Teewah Beach can be a 4WD hot-spot on many weekends.
Teewah Beach can be a 4WD hot-spot on many weekends.

Teewah ‘must’ be off limits to off roaders to survive

Letting four-wheel drivers travel Noosa North Shores beaches is choking the life out of them, according to a Sunshine Coast marine scientist.

Professor Thomas Schlacher is calling for the Noosa and Cooloola stretch of beachfront national parks to cease operating as open roadways.

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“We’re supposed to make it heal and yet we basically make the situation worse,” Professor Schlacher said.

“Have we actually ever measured how many other people could use the beach if the cars were not there? It’s like a street.”

He said the State Government and the community needed to ask the land’s traditional owners what they would like to see happen.

“The second element is the larger community has to ask is it really OK to have a national park which is basically pummelled to death?”

Prof Schlacher last year ran an international beach conservation workshop which attracted 30 of the world’s leading experts in the field.

He said they were shocked by a high level of traffic on the stretch

Police patrolling Teewah Beach
Police patrolling Teewah Beach

“I took them up to the North Shore and everybody was just stunned, literally people were just quiet, somebody said ‘so what’s going on here’?” he said.

“At the moment everything is open and everything can be completely destroyed.”

He said another major factor related to the mechanics of the park’s management.

“How many people do we want, how many permits? I want to start that debate from the bottom up,” he said.

“It’s actually a paradoxical situation.

“We have a national park that is more destroyed now on the beach and in the dunes.”

He said most other beaches along the coast did not allow general four-wheel-drive access.

“If we said we were going to drive bulldozers over mangroves people would say are you mad?”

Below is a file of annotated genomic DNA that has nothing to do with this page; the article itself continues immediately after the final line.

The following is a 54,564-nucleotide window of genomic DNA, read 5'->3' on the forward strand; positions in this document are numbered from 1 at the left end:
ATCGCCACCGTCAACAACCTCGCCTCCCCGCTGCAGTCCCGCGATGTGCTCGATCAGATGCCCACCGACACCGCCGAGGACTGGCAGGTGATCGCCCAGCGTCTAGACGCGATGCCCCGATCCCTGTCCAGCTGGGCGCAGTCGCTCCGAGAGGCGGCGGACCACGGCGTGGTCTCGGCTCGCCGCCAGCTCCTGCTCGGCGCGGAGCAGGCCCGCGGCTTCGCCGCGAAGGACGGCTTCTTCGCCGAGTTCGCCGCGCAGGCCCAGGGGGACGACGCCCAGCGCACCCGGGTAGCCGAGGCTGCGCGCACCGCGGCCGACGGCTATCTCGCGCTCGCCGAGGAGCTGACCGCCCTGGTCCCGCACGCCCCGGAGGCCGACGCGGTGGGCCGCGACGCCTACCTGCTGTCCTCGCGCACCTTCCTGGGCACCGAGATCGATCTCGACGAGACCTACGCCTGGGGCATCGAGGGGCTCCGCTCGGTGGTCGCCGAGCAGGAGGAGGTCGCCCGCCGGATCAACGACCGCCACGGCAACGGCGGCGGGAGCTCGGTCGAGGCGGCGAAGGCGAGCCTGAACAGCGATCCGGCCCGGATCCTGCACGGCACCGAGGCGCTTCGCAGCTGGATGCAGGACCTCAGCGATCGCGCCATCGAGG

“As a beach ecology it’s a basket case.”

The University of the Sunshine Coast academic’s views posted on Facebook have sparked more than 180 comments.

Former South African Dianne Adlam said when four-wheel-drives were banned from one beautiful coastal town over there it totally took away local quality of life.

“We are nature-loving people who knows how to drive and behave and to enjoy the peace and if it happens here in Australia too, it will be a sad day for this country,” Ms Adlam said.

“No way to enjoy it if you cannot respectfully use your four-wheel-drive - those doing the wrong thing should be banned.”

Joy Ringrose said people enjoyed natural beauty long before four-wheel-drives became fashionable.

“Nature is more enjoyable without the sound of internal combustion engines,” she said.

Andy Harler said he drove the beach, surfed the point, camped for the day with his kids and left no trace.

“I’m destroying an entire ecosystem?” he asked.

“I’ve left nothing but tyre marks that wash away overnight and my kids have learnt how to respectfully appreciate nature.

“I’d like to be educated as to how that’s disrespectful to our Indigenous forefathers.”

Sheena Simpson said humans had very little sense at times and often complete disregard for that which was around them.

“I personally think they should stop all vehicles on the beach and dunes. Full stop,” Ms Simpson said.

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